Every so often I use this site to promote something – well, something besides the book, of course. This is one of those times, so bear with me. FM is hiring. If you’re interested or know someone who might be, here’s the info….
Now, look. I’ve been to a lot of CES’s. I’m not there this time, but…. this is a big deal. You have three major CEOs/Founders – Gates, Semel, Page – duking it out to be the most spectacular, most important, most talked about (oh, and yeah, Dell, Otellini, Stringer…). Really cool.
So Gates started today. Semel is later in the week. Then Page Friday. All will make announcements, I am sure. Gates already did. All about search and entertainment. Scoble’s notes are here.
From the post:
Vast deposits of personal information sit in databases across the internet. Terms used in phone conversations have become the grounds for federal investigation. Reputable organizations like the Catholic Worker, Greenpeace, and the Vegan Community Project, have come under scrutiny by FBI “counterterrorism” agents.
“Data mining” of all that information and communication is at the heart of the furor over the recent disclosure of government snooping. “U.S. President George W. Bush and his aides have said his executive order allowing eavesdropping without warrants was limited to monitoring international phone and e-mail communications linked to people with connections to al-Qaeda. What has not been acknowledged, according to the Times, is that NSA technicians combed large amounts of phone and Internet traffic seeking patterns pointing to terrorism suspects.
“Some officials described the program as a large data mining operation, the Times said, and described it as much larger than the White House has acknowledged.” (Reuters)
Combining a data mining operation with the Patriot Act’s power to access information makes it all too easy for the federal government to violate the Constitution’s prohibition against unreasonable search.
It used to be you had to get a warrant to monitor a person or a group of people. Today, it is increasingly easy to monitor ideas. And then track them back to people. Most of us don’t have access to the databases, software, or computing power of the NSA, FBI, and other government agencies. But an individual with access to the internet can still develop a fairly sophisticated profile of hundreds of thousands of U.S. citizens using free and publicly available resources. Here’s an example.
There are many websites and databases that could be used for this project, but few things tell you as much about a person as the books he chooses to read. Isn’t that why the Patriot Act specifically requires libraries to release information on who’s reading what? For this reason, I chose to focus on the information contained in the popular Amazon wishlists.
Amazon wishlists lets anyone bookmark books for later purchase. By default these lists are public and available to anybody who searches by name. If the wishlist creator specifies a shipping address, someone else can even purchase the book on Amazon and have it shipped directly as a gift. The wishlist creator’s city and state are made public on the wishlist, but the street address remains private. Amazon’s popularity has created a vast database of wishlists. No index of all wishlists is available, but it remains possible to view all wishlists by people of a particular first name. A recent search for people named Mark returned 124,887 publicly viewable wishlists.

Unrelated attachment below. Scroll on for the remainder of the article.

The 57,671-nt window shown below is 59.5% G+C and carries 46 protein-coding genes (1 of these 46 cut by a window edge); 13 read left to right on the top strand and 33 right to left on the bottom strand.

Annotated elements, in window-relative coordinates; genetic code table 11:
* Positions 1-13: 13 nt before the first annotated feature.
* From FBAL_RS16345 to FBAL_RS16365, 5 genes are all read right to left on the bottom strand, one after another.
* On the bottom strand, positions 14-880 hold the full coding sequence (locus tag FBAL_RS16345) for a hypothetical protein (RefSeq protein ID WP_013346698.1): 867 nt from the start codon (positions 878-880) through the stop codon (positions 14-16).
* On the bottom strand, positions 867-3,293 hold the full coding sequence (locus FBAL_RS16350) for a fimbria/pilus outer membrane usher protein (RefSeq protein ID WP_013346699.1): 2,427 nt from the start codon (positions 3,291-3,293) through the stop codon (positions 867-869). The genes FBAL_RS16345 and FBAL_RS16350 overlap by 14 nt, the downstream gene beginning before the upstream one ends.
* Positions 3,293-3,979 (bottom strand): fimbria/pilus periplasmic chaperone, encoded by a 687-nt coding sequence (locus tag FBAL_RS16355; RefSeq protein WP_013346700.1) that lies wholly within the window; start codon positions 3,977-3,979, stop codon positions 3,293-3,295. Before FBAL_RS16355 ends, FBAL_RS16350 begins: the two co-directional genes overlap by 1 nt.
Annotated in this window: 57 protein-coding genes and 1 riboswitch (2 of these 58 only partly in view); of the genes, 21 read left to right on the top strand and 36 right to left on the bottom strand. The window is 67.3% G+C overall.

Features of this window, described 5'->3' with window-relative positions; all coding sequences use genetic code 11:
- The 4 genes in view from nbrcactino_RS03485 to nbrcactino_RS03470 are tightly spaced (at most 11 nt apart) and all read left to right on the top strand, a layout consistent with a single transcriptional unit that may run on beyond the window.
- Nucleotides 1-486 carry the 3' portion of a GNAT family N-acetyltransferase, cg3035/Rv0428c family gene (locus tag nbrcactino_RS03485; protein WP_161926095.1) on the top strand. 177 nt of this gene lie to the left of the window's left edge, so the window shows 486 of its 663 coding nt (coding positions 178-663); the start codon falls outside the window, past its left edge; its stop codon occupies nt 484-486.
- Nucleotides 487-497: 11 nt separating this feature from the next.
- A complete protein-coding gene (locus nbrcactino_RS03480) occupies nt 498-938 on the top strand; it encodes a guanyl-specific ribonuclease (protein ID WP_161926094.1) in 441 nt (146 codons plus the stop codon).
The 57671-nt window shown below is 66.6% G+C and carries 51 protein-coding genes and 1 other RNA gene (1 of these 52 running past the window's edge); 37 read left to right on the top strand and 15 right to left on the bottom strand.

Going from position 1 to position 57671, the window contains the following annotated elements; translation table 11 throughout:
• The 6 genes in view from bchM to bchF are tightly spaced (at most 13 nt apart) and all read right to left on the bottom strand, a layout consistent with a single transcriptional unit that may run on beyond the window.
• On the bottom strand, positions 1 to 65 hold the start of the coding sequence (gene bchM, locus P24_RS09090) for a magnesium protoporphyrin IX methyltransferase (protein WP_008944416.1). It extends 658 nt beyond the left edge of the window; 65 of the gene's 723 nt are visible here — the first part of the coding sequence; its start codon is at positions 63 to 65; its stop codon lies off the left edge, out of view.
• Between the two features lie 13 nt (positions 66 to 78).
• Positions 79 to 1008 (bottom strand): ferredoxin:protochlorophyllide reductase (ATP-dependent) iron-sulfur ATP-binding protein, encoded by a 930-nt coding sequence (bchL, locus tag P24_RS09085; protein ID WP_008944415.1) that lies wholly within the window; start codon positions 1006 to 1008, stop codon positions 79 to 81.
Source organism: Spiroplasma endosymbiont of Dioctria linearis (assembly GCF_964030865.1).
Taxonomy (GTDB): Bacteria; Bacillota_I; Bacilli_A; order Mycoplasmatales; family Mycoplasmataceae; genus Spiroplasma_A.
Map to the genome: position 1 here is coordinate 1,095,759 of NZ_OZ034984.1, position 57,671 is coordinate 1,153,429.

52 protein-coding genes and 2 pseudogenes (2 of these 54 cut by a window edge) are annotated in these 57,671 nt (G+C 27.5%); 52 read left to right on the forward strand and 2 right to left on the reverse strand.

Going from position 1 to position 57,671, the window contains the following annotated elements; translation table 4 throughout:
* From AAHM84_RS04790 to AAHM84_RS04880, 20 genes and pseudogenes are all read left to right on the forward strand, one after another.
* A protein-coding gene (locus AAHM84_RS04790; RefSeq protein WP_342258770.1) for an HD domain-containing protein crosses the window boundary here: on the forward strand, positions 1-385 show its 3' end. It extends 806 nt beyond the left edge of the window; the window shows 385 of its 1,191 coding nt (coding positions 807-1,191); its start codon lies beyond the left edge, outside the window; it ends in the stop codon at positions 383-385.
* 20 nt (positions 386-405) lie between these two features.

For an all inclusive search by name, you could compile a comprehensive list of first names and nicknames from the baby names databases available on the internet. Armed with this list, and by recording the search results for each first name, it is possible for you to retrieve the vast majority of public wishlists on Amazon.
For the purposes of this exercise, only a single name was chosen – a common male name that returned over 260,000 wishlists. I’m not going to divulge what name was actually used. Let’s pretend it was “Edgar,” in honor of former FBI director J. Edgar Hoover.
It goes on from there. Hmmmmmm….
Make sure you scroll down for the Google Maps API mashup of readers of 1984.
So Larry Page is giving a keynote at CES this Friday, which is what got the whole Google Cube/PC thing fibrillating, but Om thinks what he’s going to launch is some kind of Google Video enhancement/deal.
From Reuters. I have no doubt they are considering it. But I’m not so sure it will happen. Remember, they recently got divorced with regard to ad systems (MSFT used to use Yahoo’s Overture service), and it’s not clear what MSFT brings to Yahoo’s party that the company does not already have. Thoughts?
PODZINGER takes search a step further by searching the spoken words inside the podcast in order to find more specific and relevant results. The text-based search results include snippets from the audio to help you figure out if the result is relevant. You can even click on the words to listen to the audio from that point.
Many readers have asked me – “Hey John, why so silent on the rumors that Google might 1/create a parallel Internet using portable containers and massive bandwidth (see Cringely here) and 2/connect them to cheap and powerful “Google Cubes” that do everything we wish Apple, Dell, and Tivo would do but for some reason are not?” (see more Cringely, Cnet, and the LA Times).
The simple reason: I find both hard to buy. Really hard to buy. Why? Well, it’s not like Apple, Dell, and tons of others don’t want to make the same thing (the cube, anyway), and it’s not like they haven’t thought it through. I know, I know, plenty of folks were playing in search when Google came along….so… I’ll keep watching, and thinking, but….well, it feels a bit like our the Google Rorschach effect at work….for now.
Update: Google has denied the PC angle, in any case.